Sarah Palin will proceed to trial against The New York Times next February, pandemic permitting. On Friday, U.S. District Court Judge Jed Rakoff rejected the paper's summary judgment motion in a big libel case over an editorial about gun violence. The New York federal judge concludes that she had provided enough evidence to establish actual malice on the part of the paper's former op/ed chief.
The editorial linked one of Palin's political action committee ads to a 2011 mass shooting that severely wounded then-Arizona Congresswoman Gabby Giffords. James Bennet, the writer of the editorial, wanted to make a point about a climate of political incitement, but The New York Times quickly made a correction acknowledging that no link had been established between Palin's ad and the shooting.
Rakoff had previously dismissed the suit in Aug. 2017, writing at the time that "in the exercise of that freedom, mistakes will be made, some of which will be hurtful to others."
The 2nd Circuit Court of Appeals then revived the case based on Rakoff's rash conclusion that Palin couldn't establish actual malice.
Back at the lower court, Palin aimed for something even greater than a win against The New York Times. She aimed to basically upend a half century of jurisprudence in libel cases by overthrowing the actual malice standard — that being how public figures must demonstrate awareness of falsity or reckless disregard of the truth.
Rakoff won't give that to Palin.
"Perhaps recognizing that this Court is not free to disregard preced3ent even if it were so inclined (which in this case it distinctly is not), [Palin] offers what she calls an alternative argument: that 'actual malice rule arose from distinguishable facts and should not be applied,'" writes Rakoff. "More precisely, [Palin's] argument is that the actual malice rule, which was first articulated more than half a century ago in the days before the Internet and social media, has run its course and should no longer govern our contemporary media landscape. Binding precedent does not, however, come with an experiation date. To the extend plaintiff believes the actual malice requirement ought to be abolished, she should make that argument to the appropriate court — the Supreme Court."
At the Supreme Court, Justice Clarence Thomas wants to get rid of actual malice, but whether that would ever happen is a subject for another day. In the meantime, she needs to establish actual malice to prevail.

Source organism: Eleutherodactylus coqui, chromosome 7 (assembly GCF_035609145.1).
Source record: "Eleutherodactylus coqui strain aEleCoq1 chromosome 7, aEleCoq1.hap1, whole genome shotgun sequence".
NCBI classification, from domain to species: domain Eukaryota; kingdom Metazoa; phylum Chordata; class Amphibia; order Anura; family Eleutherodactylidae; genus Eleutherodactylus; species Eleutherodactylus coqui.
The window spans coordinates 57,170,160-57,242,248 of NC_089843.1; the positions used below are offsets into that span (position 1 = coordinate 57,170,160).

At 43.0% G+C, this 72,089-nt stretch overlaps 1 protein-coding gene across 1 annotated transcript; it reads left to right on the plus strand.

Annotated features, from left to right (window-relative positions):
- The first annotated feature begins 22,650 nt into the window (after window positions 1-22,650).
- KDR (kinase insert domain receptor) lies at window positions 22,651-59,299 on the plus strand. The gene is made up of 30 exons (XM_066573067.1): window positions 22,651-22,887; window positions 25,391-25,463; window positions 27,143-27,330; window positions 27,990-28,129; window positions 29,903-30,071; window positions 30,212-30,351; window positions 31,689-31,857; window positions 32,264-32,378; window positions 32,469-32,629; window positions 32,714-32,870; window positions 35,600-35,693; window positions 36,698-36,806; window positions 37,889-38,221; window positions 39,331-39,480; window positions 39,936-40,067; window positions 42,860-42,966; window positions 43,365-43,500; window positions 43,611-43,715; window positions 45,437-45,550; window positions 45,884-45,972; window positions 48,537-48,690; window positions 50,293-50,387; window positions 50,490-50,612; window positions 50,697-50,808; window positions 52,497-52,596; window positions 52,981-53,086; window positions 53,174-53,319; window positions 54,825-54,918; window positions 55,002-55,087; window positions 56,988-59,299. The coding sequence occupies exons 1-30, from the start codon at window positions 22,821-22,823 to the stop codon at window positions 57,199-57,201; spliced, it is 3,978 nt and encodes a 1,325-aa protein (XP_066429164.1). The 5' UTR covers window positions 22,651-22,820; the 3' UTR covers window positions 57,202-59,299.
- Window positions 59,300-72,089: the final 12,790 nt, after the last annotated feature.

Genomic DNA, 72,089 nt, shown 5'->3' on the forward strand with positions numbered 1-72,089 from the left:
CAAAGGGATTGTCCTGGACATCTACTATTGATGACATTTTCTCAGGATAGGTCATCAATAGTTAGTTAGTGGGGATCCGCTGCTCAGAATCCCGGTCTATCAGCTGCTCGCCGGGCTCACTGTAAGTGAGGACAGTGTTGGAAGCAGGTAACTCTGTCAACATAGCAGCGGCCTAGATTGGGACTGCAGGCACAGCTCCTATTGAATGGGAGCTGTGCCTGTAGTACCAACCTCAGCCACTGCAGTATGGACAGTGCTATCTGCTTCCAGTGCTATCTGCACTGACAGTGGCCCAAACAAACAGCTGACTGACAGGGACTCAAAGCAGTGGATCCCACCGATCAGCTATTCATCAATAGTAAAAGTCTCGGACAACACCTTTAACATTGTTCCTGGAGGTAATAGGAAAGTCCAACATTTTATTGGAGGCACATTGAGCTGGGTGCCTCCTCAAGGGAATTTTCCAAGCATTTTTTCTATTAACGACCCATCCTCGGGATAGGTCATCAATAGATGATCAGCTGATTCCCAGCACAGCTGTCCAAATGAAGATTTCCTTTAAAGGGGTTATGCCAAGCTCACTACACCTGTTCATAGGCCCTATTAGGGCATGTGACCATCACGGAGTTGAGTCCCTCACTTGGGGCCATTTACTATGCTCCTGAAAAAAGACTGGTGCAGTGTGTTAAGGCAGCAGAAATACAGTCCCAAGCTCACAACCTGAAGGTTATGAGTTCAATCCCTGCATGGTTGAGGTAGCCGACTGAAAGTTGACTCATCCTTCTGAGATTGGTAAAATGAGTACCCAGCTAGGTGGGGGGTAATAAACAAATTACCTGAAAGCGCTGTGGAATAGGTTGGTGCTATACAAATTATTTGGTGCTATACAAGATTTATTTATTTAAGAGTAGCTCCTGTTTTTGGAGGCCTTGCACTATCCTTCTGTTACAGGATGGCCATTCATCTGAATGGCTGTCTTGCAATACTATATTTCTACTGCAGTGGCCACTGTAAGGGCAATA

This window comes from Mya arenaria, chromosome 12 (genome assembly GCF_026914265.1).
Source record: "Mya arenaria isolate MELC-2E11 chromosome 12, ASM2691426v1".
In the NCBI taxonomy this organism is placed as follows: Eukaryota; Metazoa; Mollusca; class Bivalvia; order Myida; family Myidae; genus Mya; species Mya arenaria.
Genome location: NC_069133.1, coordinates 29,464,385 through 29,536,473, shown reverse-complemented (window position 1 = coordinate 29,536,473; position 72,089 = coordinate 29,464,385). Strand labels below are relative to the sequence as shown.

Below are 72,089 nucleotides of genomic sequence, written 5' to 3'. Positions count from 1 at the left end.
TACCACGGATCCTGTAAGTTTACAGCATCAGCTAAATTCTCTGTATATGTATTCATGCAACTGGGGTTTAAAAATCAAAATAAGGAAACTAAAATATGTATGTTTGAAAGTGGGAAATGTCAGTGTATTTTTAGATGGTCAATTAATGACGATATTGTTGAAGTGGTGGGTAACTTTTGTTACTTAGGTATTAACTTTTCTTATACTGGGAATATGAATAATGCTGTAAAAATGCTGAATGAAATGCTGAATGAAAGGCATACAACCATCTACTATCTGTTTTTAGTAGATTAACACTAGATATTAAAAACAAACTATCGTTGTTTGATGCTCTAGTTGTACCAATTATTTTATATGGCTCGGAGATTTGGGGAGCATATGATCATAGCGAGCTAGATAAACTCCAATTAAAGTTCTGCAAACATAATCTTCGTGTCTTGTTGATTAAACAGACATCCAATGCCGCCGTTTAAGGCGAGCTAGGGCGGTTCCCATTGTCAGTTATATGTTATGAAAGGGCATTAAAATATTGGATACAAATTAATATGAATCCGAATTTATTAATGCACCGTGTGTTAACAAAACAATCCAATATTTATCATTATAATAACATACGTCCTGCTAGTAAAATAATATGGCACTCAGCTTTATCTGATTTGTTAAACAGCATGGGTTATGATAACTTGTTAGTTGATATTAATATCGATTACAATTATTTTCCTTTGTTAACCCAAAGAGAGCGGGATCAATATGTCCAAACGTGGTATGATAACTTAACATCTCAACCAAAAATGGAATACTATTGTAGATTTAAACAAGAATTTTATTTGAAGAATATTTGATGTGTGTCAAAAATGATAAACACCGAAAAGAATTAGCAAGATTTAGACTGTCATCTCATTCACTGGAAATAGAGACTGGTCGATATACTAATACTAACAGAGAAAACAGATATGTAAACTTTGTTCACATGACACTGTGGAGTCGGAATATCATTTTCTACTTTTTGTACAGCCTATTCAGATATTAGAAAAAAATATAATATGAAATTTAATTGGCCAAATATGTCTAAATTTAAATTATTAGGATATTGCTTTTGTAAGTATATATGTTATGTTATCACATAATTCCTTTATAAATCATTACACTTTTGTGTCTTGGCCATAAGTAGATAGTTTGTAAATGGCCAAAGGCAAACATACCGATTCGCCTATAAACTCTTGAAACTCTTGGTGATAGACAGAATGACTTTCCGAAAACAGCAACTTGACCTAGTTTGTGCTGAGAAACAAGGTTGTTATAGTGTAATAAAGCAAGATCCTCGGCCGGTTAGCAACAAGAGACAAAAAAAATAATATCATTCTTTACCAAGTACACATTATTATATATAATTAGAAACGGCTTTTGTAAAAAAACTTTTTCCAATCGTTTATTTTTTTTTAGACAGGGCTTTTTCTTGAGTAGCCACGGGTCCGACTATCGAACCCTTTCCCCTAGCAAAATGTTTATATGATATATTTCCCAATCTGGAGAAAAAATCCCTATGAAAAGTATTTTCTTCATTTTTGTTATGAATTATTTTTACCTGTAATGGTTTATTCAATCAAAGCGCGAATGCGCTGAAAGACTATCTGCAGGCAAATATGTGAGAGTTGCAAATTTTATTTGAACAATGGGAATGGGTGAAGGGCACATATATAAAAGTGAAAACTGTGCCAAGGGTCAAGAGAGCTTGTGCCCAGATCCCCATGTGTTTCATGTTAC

Fortunately for Palin, Rakoff looks at the evidence and decides there's enough there, especially when viewing it in a light that is most favorable to her. In particular, he points to strong evidence that Bennet may have recklessly disregarded truth by failing to read stuff that the paper's researchers had been sending him on the topic of the shooter. The judge adds that his failure to investigate could support an inference he purposely avoided the truth.
Then again, it's no slam dunk and will be decided at a trial that Rakoff sets for February.
In the opinion (read here), Rakoff writes "there is considerable evidence that defendants mount to support the notion that Bennet simply drew the innocent inference that a political circular showing crosshairs over a Congressperson's district might well invite an increased climate of violence with respect to her. But, taken in the light most favorable to plaintiff, the evidence shows Bennet came up with an angle for the Editorial, ignored the articles brought to his attention that were inconsistent with his angle, disregarded the results the Williamson research that he commissioned, and ultimately made the point he set out to make in reckless disregard of the truth."
Notably, Bennet resigned as opinion editor in June after a controversy over publishing an opinion piece by U.S. Senator Tom Cotton that called for a military response to civic unrest in American cities. That article spurred a rebellion by much of the paper's staff. Bennet later acknowledged that this piece hadn't been edited carefully enough.
Sarah Palin Defamation Suit Against New York Times Can Move Forward, Federal Judge Rules